Less expensive alternatives to pricey attractions

Drew Limsky

Ah, summer and the alluring trap of popular, costly attractions — that are pricier still when the price of admission is multiplied with every family member. Here are a few summer diversions that may or may not measure up to their costs, as well as some budget versions to mull over.

Madame Tussauds Hollywood

When I’m paying in excess of $20 per family member ($27.95 adults, $22.95 students, $20.95 children), I want to see something I can’t see anywhere else. Well, there are 13 cities in the world besides Hollywood (Vegas, anyone? D.C.? Sydney?) where you can enjoy the waxwork wonders of Madame Tussauds. I don’t think it has to be in Los Angeles, where you can spot a flesh-and-blood star at Whole Foods. And though taste is beside the point at Madame Tussauds, I’m not sure that seeing replicas of recently deceased stars Patrick Swayze and Whitney Houston — there are four of her — is going to intrigue kids (or adults) more than spook them.

When I’m in L.A., I want to be in L.A., and a less macabre way to imagine the lives of celebrities is to get out in the sun in your rented Mustang convertible and cruise the neighborhoods where the stars live. Those goofy bus tours can be even more expensive than Madame Tussauds, so I’d either opt for the Seeing Stars website or snag a cheap map from a hawker on Sunset Boulevard. Or get the kids to create their own movie-star maps using online sources before you even fly out West.

Pool at the Parker Meridien, New York

The gorgeous, glassed-in rooftop pool with its amazing city view has become sort of an institution for the aspiring class, but the hefty $100 day-pass price is likely designed to keep buzz high and attendance low — imagine bringing the kids and grandma in for $500 before you’ve ordered a french fry. There are, after all, guests in the more than 700 rooms who’d like to swim, too. Towel service and gym access come with admission (pool hours: 6 a.m. to 10:45 p.m. weekdays, 8 a.m. to 9 p.m. weekends), but I’d pay serious attention to the hotel’s weekend packages that start at $350/night (two-night minimum) for a junior suite that sleeps four. Included: pool access, plus a blowout in the Drybar salon and a haircut or professional shave in the Sharps barber shop.

You’ll save $25 for a pool pass at the more egalitarian Holiday Inn on 57th Street ($75; hours: 10 a.m. to 6 p.m. daily, towels included). This pool is open-air. Of course, the city offers a range of public pools open for the summer. Note that you can’t bring much of anything besides yourself. No cameras, radios, cell phones, beach toys, blankets or shoes beyond flip-flops. I recall them being pretty draconian about outerwear; once I went with a boyfriend who was wearing board shorts and he had to convince the staff that they were swim trunks and not street shorts. (Men’s trunks are required to have a mesh lining, but the staff didn’t get that invasive.) Apparently, T-shirts are now allowed, even in the water, for the sun-challenged.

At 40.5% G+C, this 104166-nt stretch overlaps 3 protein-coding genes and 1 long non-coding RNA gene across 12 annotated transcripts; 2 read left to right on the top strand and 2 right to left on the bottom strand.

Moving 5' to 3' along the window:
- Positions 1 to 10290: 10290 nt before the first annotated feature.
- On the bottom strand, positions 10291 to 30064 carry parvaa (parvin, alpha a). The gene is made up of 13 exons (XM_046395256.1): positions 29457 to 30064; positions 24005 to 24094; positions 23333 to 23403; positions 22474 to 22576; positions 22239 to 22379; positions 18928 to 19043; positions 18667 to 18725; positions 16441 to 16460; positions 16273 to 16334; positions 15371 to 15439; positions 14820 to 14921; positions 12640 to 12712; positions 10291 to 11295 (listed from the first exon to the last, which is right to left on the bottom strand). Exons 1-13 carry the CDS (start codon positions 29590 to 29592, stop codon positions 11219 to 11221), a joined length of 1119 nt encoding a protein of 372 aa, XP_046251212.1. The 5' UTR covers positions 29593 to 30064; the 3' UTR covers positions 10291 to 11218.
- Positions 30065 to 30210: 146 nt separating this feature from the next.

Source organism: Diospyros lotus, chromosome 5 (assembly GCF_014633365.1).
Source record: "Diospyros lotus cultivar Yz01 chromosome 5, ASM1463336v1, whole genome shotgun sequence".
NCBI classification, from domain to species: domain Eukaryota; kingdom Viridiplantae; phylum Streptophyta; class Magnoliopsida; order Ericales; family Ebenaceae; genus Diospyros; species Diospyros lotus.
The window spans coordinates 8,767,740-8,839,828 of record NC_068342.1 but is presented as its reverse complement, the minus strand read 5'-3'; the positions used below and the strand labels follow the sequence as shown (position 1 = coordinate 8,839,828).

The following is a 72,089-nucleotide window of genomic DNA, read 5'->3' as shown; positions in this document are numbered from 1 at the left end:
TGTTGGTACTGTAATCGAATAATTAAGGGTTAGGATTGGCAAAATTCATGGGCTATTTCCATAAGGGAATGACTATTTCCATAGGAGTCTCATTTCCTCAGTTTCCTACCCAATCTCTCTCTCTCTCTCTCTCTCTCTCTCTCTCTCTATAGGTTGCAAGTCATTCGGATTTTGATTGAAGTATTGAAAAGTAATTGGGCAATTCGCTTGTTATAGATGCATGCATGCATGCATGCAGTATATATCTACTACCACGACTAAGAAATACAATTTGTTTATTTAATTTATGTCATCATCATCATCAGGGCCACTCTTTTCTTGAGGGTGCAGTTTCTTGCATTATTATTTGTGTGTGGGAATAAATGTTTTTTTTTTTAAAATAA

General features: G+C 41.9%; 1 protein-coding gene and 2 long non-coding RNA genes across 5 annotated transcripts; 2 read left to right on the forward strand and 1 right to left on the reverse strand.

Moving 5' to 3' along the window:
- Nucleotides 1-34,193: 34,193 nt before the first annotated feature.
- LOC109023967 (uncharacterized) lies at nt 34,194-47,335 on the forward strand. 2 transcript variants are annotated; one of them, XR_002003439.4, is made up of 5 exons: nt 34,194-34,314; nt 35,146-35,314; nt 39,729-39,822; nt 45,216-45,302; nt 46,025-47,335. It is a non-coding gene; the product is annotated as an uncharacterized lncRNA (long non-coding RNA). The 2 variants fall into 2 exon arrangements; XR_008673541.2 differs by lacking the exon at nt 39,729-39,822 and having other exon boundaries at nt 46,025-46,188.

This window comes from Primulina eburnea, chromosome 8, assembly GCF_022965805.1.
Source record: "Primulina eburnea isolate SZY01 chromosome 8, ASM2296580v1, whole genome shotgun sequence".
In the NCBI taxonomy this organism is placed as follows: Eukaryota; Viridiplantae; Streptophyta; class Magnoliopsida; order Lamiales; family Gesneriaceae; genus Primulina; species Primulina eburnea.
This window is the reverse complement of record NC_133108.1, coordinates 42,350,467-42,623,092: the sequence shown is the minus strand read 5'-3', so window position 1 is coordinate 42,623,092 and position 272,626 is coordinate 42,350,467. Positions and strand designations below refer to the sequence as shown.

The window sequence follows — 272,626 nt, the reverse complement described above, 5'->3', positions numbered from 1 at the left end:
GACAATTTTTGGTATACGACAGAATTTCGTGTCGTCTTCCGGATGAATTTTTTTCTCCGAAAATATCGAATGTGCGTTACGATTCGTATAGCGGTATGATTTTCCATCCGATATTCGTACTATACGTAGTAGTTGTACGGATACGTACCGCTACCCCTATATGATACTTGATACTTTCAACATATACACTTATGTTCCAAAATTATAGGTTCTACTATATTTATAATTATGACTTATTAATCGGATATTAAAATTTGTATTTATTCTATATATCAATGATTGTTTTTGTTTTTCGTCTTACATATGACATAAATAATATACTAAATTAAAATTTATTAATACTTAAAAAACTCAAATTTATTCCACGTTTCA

Broadway shows

You basically have to take out a mortgage to see hot Broadway shows. “The Book of Mormon” can command $159 for a partial-view mezzanine seat; when I went to the TKTS booth in Brooklyn to score a ticket for “Pippin,” the same-day discount rate was $150 (and that was before this musical revival took home a bunch of Tony Awards). Not that you can’t get a good deal at TKTS; you just have to be flexible and come with a list of shows you’d be happy to see.

I’ve had great theater experiences when I bought season tickets to the Roundabout Theatre Company, where a $225 membership gets you access to three plays. (Some plays are available only to subscribers.) The actors are well known, and the plays, whether new works or revivals, are vital to anyone who cares about American playwriting. See David Morse and Rich Sommer (Harry Crane in “Mad Men”) in “The Unavoidable Disappearance of Tom Durnin,” as well as revivals of the hit plays “The Real Thing” and “Dinner with Friends.”

Disney’s worlds

A three-day pass to Florida’s Walt Disney World will run you $279 (ages 10+), and a one-day park-hopper pass at California’s Disneyland will set you back $137 (ages 10+). Of course, every family should visit at least one of these theme park complexes once, but when planning subsequent vacations, there’s always…

Branson, Mo. It’s wholesome, red-state and cheap. There are all sorts of shows and attractions, most costing between $20 and $40 for adults, with free admission for kids under age 12 and family passes available for some events. The diversity is impressive, from go-carts and ziplines to cruising scenic lakes and feeding tigers at a sanctuary to to Patsy Cline and Neil Diamond tributes. Even Bill Cosby plays Branson, as does as a Cirque du Soleil-type extravaganza. (In Las Vegas, for Cirque de Soleil’s “Zumanity,” you pay for risqué — to the tune of $75.90 to $137.50 a ticket.) Some shows and attractions can be bundled with hotel stays for even greater savings. When I searched for hotels in Branson, I was hard-pressed to find a room for more than $100 a night, which had my luxury travel-self shaking in his rhinestone cowboy boots.